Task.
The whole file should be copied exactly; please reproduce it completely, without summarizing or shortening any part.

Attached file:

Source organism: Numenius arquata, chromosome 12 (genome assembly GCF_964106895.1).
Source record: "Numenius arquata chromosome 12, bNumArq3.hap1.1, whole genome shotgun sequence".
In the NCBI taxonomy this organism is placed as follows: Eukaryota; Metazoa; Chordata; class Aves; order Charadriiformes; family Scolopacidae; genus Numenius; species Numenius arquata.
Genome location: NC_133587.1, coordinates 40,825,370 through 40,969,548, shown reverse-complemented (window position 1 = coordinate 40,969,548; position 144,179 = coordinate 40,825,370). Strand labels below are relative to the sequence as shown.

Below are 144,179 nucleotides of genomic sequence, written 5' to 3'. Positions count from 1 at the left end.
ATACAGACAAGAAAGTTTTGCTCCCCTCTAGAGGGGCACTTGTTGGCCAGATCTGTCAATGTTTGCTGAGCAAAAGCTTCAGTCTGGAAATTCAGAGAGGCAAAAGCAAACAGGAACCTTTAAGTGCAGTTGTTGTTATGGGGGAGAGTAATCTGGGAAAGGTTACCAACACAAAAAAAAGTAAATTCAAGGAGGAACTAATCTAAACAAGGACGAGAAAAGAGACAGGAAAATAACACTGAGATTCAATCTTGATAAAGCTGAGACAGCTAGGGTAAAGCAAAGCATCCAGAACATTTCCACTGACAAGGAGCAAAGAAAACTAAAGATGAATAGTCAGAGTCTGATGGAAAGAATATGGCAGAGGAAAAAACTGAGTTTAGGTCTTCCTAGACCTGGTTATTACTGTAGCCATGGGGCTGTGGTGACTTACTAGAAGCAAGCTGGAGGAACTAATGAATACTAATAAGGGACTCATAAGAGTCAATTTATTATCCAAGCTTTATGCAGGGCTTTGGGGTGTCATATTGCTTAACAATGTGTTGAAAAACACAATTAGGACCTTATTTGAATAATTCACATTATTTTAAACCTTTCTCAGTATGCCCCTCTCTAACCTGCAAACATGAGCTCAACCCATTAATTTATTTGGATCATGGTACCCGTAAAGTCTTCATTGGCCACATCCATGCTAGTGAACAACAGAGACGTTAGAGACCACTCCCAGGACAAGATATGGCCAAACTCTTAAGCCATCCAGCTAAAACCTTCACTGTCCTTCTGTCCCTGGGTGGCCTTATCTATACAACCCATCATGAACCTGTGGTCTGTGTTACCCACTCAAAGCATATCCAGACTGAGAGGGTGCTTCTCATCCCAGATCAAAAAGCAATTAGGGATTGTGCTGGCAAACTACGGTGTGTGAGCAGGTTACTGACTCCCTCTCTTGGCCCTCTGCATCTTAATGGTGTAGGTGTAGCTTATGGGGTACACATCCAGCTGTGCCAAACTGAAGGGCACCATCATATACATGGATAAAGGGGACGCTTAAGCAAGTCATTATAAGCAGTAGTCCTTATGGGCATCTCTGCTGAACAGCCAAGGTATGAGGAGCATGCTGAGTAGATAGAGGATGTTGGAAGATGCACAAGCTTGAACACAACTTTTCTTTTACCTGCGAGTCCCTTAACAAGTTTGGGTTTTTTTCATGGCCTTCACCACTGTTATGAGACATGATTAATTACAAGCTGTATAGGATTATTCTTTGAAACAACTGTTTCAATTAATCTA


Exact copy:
Source organism: Numenius arquata, chromosome 12 (genome assembly GCF_964106895.1).
Source record: "Numenius arquata chromosome 12, bNumArq3.hap1.1, whole genome shotgun sequence".
In the NCBI taxonomy this organism is placed as follows: Eukaryota; Metazoa; Chordata; class Aves; order Charadriiformes; family Scolopacidae; genus Numenius; species Numenius arquata.
Genome location: NC_133587.1, coordinates 40,825,370 through 40,969,548, shown reverse-complemented (window position 1 = coordinate 40,969,548; position 144,179 = coordinate 40,825,370). Strand labels below are relative to the sequence as shown.

Below are 144,179 nucleotides of genomic sequence, written 5' to 3'. Positions count from 1 at the left end.
ATACAGACAAGAAAGTTTTGCTCCCCTCTAGAGGGGCACTTGTTGGCCAGATCTGTCAATGTTTGCTGAGCAAAAGCTTCAGTCTGGAAATTCAGAGAGGCAAAAGCAAACAGGAACCTTTAAGTGCAGTTGTTGTTATGGGGGAGAGTAATCTGGGAAAGGTTACCAACACAAAAAAAAGTAAATTCAAGGAGGAACTAATCTAAACAAGGACGAGAAAAGAGACAGGAAAATAACACTGAGATTCAATCTTGATAAAGCTGAGACAGCTAGGGTAAAGCAAAGCATCCAGAACATTTCCACTGACAAGGAGCAAAGAAAACTAAAGATGAATAGTCAGAGTCTGATGGAAAGAATATGGCAGAGGAAAAAACTGAGTTTAGGTCTTCCTAGACCTGGTTATTACTGTAGCCATGGGGCTGTGGTGACTTACTAGAAGCAAGCTGGAGGAACTAATGAATACTAATAAGGGACTCATAAGAGTCAATTTATTATCCAAGCTTTATGCAGGGCTTTGGGGTGTCATATTGCTTAACAATGTGTTGAAAAACACAATTAGGACCTTATTTGAATAATTCACATTATTTTAAACCTTTCTCAGTATGCCCCTCTCTAACCTGCAAACATGAGCTCAACCCATTAATTTATTTGGATCATGGTACCCGTAAAGTCTTCATTGGCCACATCCATGCTAGTGAACAACAGAGACGTTAGAGACCACTCCCAGGACAAGATATGGCCAAACTCTTAAGCCATCCAGCTAAAACCTTCACTGTCCTTCTGTCCCTGGGTGGCCTTATCTATACAACCCATCATGAACCTGTGGTCTGTGTTACCCACTCAAAGCATATCCAGACTGAGAGGGTGCTTCTCATCCCAGATCAAAAAGCAATTAGGGATTGTGCTGGCAAACTACGGTGTGTGAGCAGGTTACTGACTCCCTCTCTTGGCCCTCTGCATCTTAATGGTGTAGGTGTAGCTTATGGGGTACACATCCAGCTGTGCCAAACTGAAGGGCACCATCATATACATGGATAAAGGGGACGCTTAAGCAAGTCATTATAAGCAGTAGTCCTTATGGGCATCTCTGCTGAACAGCCAAGGTATGAGGAGCATGCTGAGTAGATAGAGGATGTTGGAAGATGCACAAGCTTGAACACAACTTTTCTTTTACCTGCGAGTCCCTTAACAAGTTTGGGTTTTTTTCATGGCCTTCACCACTGTTATGAGACATGATTAATTACAAGCTGTATAGGATTATTCTTTGAAACAACTGTTTCAATTAATCTA